Originally created 12/29/04

Fights plague middle schools



Just before a fight started in her classroom, eighth-grade teacher Nancy Foss tried to stop it with humor: "You are not fighting in front of the fish."

Usually when Mrs. Foss says something silly like this, it lightens up her pupils.

Not this time.

The two girls, ages 13 and 15, went from arguing to throwing punches inside the classroom at Glenn Hills Middle School. One girl even picked up a pair of scissors and slashed her classmate's face, resulting in a bloody brawl that left one with cuts to her nose and the other with a patch of hair ripped from her head.

Disruptions like this have Richmond County school board members worried they will need a second task force on violence at middle schools, complete with sheriff's deputies and handcuffs. A task force for the high schools cost the district an extra $45,000 for the deputies and led to more than 100 student arrests.

At the board's December meeting, trustee Helen Minchew suggested the school district head off a new task force by taking proactive measures to handle the escalating violence.

Superintendent Charles Larke said he will take steps to crack down on problem pupils by meeting regularly with middle school principals and coming up with possible solutions.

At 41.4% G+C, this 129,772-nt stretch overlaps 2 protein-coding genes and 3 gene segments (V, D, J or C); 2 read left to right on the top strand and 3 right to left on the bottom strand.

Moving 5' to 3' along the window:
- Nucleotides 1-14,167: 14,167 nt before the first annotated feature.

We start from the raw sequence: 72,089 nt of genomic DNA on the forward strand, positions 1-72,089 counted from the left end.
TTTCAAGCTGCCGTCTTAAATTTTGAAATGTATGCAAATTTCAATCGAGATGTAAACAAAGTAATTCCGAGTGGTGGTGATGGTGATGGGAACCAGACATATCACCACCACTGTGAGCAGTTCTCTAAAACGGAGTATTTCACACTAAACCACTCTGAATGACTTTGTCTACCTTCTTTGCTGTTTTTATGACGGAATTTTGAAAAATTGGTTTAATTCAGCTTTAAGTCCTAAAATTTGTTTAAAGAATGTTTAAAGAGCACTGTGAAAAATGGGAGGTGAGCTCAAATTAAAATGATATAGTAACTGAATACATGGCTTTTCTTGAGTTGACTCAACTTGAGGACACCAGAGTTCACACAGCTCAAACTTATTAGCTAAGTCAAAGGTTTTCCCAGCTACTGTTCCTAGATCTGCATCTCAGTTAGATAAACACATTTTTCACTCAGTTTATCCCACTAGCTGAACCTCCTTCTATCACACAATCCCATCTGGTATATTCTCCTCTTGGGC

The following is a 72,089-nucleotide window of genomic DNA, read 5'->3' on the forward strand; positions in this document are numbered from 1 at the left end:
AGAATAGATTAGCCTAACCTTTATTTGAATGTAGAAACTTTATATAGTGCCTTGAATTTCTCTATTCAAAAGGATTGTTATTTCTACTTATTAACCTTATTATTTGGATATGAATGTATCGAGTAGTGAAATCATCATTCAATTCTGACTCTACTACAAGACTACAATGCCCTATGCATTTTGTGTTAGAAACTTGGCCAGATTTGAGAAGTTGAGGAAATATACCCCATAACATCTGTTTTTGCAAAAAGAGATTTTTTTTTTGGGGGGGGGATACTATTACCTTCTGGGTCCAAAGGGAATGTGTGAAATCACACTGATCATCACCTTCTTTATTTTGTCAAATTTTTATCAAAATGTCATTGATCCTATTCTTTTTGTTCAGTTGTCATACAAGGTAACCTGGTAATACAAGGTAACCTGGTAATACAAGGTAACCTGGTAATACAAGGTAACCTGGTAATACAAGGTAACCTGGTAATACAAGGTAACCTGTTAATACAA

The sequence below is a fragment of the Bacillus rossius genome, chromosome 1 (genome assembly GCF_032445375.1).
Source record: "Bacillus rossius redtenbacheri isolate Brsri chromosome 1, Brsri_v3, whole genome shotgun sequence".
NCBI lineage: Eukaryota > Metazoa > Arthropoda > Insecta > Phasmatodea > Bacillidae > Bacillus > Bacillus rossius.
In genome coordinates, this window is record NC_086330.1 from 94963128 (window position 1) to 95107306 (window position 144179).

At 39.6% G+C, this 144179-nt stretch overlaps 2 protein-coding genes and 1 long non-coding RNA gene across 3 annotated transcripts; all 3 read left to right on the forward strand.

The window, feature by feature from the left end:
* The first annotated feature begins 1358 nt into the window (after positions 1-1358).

"One of the things that we have talked about doing is having the middle schools hold schoolwide parent meetings to let parents understand what could happen if these children continue to misbehave," he said.

The message would be simple. "You may end up on Fourth and Walton Way (in jail), picking your child up if your child can't behave," Dr. Larke said.

The bigger problem, trustee Marion Barnes said, is pupils who wander around without teachers keeping track of them.

"The teachers are supposed to keep the children in the class," he said. "Kids cannot get out into the hall or in the bathroom or in the yard unless the teachers let them out!"

Meanwhile, Mrs. Minchew suggested that the school board ask the sheriff's office to address some of the neighborhood feuds that are spreading to the schools.

"I just want to head off anything that would cause the sheriff's office to have to come into the middle schools if we can help it," she said.

Reach Greg Rickabaugh at (706) 828-3851 or greg.rickabaugh@augustachronicle.com.

Pupils in tribunals

The number of middle school pupils disruptive enough to require tribunal hearings in the 2003-04 school year:

East Augusta: 36

Glenn Hills: 63

Hephzibah: 83

Langford: 27

Morgan Road: 38

Murphey: 50

Sego: 94

Spirit Creek: 51

Tubman: 57

Tutt: 19

Total: 518



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